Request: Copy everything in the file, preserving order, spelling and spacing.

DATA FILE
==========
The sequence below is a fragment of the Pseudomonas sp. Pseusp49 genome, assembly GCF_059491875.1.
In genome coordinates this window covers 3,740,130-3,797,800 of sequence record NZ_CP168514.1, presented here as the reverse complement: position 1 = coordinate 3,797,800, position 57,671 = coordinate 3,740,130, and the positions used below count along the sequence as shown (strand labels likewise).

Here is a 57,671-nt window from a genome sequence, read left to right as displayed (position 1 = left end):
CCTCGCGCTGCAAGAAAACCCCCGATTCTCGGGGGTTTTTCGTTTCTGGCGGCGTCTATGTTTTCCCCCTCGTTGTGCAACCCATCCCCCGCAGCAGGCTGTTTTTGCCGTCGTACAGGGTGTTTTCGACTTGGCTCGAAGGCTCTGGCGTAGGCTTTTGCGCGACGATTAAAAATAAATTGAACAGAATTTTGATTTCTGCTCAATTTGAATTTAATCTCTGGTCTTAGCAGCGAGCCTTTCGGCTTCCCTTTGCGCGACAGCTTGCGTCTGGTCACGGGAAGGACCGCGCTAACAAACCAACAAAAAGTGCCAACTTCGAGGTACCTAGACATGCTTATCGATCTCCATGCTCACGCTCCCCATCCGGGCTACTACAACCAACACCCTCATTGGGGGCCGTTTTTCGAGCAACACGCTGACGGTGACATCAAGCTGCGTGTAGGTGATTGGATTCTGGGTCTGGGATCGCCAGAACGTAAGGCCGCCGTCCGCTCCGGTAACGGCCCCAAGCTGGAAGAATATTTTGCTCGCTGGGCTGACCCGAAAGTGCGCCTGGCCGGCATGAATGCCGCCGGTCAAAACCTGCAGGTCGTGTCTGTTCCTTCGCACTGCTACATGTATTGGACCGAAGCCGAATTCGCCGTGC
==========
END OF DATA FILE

The sequence below is a fragment of the Pseudomonas sp. Pseusp49 genome, assembly GCF_059491875.1.
In genome coordinates this window covers 3,740,130-3,797,800 of sequence record NZ_CP168514.1, presented here as the reverse complement: position 1 = coordinate 3,797,800, position 57,671 = coordinate 3,740,130, and the positions used below count along the sequence as shown (strand labels likewise).

Here is a 57,671-nt window from a genome sequence, read left to right as displayed (position 1 = left end):
CCTCGCGCTGCAAGAAAACCCCCGATTCTCGGGGGTTTTTCGTTTCTGGCGGCGTCTATGTTTTCCCCCTCGTTGTGCAACCCATCCCCCGCAGCAGGCTGTTTTTGCCGTCGTACAGGGTGTTTTCGACTTGGCTCGAAGGCTCTGGCGTAGGCTTTTGCGCGACGATTAAAAATAAATTGAACAGAATTTTGATTTCTGCTCAATTTGAATTTAATCTCTGGTCTTAGCAGCGAGCCTTTCGGCTTCCCTTTGCGCGACAGCTTGCGTCTGGTCACGGGAAGGACCGCGCTAACAAACCAACAAAAAGTGCCAACTTCGAGGTACCTAGACATGCTTATCGATCTCCATGCTCACGCTCCCCATCCGGGCTACTACAACCAACACCCTCATTGGGGGCCGTTTTTCGAGCAACACGCTGACGGTGACATCAAGCTGCGTGTAGGTGATTGGATTCTGGGTCTGGGATCGCCAGAACGTAAGGCCGCCGTCCGCTCCGGTAACGGCCCCAAGCTGGAAGAATATTTTGCTCGCTGGGCTGACCCGAAAGTGCGCCTGGCCGGCATGAATGCCGCCGGTCAAAACCTGCAGGTCGTGTCTGTTCCTTCGCACTGCTACATGTATTGGACCGAAGCCGAATTCGCCGTGC